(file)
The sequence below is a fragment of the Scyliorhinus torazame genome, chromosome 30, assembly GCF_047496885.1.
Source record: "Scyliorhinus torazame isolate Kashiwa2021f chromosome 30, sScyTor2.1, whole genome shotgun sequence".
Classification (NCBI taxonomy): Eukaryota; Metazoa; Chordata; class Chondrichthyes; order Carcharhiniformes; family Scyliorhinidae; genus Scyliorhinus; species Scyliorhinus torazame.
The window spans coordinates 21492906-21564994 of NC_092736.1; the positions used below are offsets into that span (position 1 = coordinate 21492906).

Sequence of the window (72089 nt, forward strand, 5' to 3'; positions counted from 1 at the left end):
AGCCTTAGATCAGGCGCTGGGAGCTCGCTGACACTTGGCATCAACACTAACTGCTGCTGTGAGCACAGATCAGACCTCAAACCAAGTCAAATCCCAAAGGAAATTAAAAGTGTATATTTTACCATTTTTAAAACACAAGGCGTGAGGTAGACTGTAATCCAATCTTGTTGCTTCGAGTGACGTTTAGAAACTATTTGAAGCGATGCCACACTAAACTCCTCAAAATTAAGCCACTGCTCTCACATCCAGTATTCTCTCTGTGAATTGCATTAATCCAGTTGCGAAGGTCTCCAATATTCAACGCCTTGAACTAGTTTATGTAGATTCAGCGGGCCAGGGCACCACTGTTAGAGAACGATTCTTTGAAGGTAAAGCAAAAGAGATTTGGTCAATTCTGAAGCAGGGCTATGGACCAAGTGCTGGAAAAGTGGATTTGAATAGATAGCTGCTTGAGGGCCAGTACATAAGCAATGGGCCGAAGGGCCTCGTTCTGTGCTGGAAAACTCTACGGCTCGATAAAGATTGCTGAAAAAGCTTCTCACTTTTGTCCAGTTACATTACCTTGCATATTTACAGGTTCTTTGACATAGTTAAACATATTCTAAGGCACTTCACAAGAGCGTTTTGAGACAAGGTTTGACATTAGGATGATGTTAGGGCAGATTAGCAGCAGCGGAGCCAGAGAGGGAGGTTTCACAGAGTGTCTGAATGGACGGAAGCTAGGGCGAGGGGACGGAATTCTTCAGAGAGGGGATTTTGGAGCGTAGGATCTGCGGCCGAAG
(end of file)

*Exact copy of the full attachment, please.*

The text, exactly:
The sequence below is a fragment of the Scyliorhinus torazame genome, chromosome 30, assembly GCF_047496885.1.
Source record: "Scyliorhinus torazame isolate Kashiwa2021f chromosome 30, sScyTor2.1, whole genome shotgun sequence".
Classification (NCBI taxonomy): Eukaryota; Metazoa; Chordata; class Chondrichthyes; order Carcharhiniformes; family Scyliorhinidae; genus Scyliorhinus; species Scyliorhinus torazame.
The window spans coordinates 21492906-21564994 of NC_092736.1; the positions used below are offsets into that span (position 1 = coordinate 21492906).

Sequence of the window (72089 nt, forward strand, 5' to 3'; positions counted from 1 at the left end):
AGCCTTAGATCAGGCGCTGGGAGCTCGCTGACACTTGGCATCAACACTAACTGCTGCTGTGAGCACAGATCAGACCTCAAACCAAGTCAAATCCCAAAGGAAATTAAAAGTGTATATTTTACCATTTTTAAAACACAAGGCGTGAGGTAGACTGTAATCCAATCTTGTTGCTTCGAGTGACGTTTAGAAACTATTTGAAGCGATGCCACACTAAACTCCTCAAAATTAAGCCACTGCTCTCACATCCAGTATTCTCTCTGTGAATTGCATTAATCCAGTTGCGAAGGTCTCCAATATTCAACGCCTTGAACTAGTTTATGTAGATTCAGCGGGCCAGGGCACCACTGTTAGAGAACGATTCTTTGAAGGTAAAGCAAAAGAGATTTGGTCAATTCTGAAGCAGGGCTATGGACCAAGTGCTGGAAAAGTGGATTTGAATAGATAGCTGCTTGAGGGCCAGTACATAAGCAATGGGCCGAAGGGCCTCGTTCTGTGCTGGAAAACTCTACGGCTCGATAAAGATTGCTGAAAAAGCTTCTCACTTTTGTCCAGTTACATTACCTTGCATATTTACAGGTTCTTTGACATAGTTAAACATATTCTAAGGCACTTCACAAGAGCGTTTTGAGACAAGGTTTGACATTAGGATGATGTTAGGGCAGATTAGCAGCAGCGGAGCCAGAGAGGGAGGTTTCACAGAGTGTCTGAATGGACGGAAGCTAGGGCGAGGGGACGGAATTCTTCAGAGAGGGGATTTTGGAGCGTAGGATCTGCGGCCGAAG